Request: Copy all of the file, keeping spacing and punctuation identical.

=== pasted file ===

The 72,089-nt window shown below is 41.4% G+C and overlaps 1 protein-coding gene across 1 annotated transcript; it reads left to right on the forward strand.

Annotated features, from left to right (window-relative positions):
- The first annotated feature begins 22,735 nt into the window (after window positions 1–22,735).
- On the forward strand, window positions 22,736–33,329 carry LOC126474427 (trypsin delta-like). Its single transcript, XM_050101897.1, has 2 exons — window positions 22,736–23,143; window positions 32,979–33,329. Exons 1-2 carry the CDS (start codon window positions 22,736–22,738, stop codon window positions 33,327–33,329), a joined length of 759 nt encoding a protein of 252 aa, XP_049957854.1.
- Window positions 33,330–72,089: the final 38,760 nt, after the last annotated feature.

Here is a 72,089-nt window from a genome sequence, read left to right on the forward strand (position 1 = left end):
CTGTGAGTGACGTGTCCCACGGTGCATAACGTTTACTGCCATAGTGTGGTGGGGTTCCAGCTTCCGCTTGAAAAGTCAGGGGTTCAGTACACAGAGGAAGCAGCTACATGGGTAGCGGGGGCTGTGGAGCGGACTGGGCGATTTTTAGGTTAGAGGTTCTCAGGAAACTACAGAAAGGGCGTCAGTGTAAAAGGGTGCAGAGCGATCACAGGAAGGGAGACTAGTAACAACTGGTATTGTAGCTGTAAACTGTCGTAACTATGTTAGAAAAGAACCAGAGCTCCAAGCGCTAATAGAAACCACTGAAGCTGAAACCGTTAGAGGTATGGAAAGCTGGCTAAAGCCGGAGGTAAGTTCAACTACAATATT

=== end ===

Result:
The 72,089-nt window shown below is 41.4% G+C and overlaps 1 protein-coding gene across 1 annotated transcript; it reads left to right on the forward strand.

Annotated features, from left to right (window-relative positions):
- The first annotated feature begins 22,735 nt into the window (after window positions 1–22,735).
- On the forward strand, window positions 22,736–33,329 carry LOC126474427 (trypsin delta-like). Its single transcript, XM_050101897.1, has 2 exons — window positions 22,736–23,143; window positions 32,979–33,329. Exons 1-2 carry the CDS (start codon window positions 22,736–22,738, stop codon window positions 33,327–33,329), a joined length of 759 nt encoding a protein of 252 aa, XP_049957854.1.
- Window positions 33,330–72,089: the final 38,760 nt, after the last annotated feature.

Here is a 72,089-nt window from a genome sequence, read left to right on the forward strand (position 1 = left end):
CTGTGAGTGACGTGTCCCACGGTGCATAACGTTTACTGCCATAGTGTGGTGGGGTTCCAGCTTCCGCTTGAAAAGTCAGGGGTTCAGTACACAGAGGAAGCAGCTACATGGGTAGCGGGGGCTGTGGAGCGGACTGGGCGATTTTTAGGTTAGAGGTTCTCAGGAAACTACAGAAAGGGCGTCAGTGTAAAAGGGTGCAGAGCGATCACAGGAAGGGAGACTAGTAACAACTGGTATTGTAGCTGTAAACTGTCGTAACTATGTTAGAAAAGAACCAGAGCTCCAAGCGCTAATAGAAACCACTGAAGCTGAAACCGTTAGAGGTATGGAAAGCTGGCTAAAGCCGGAGGTAAGTTCAACTACAATATT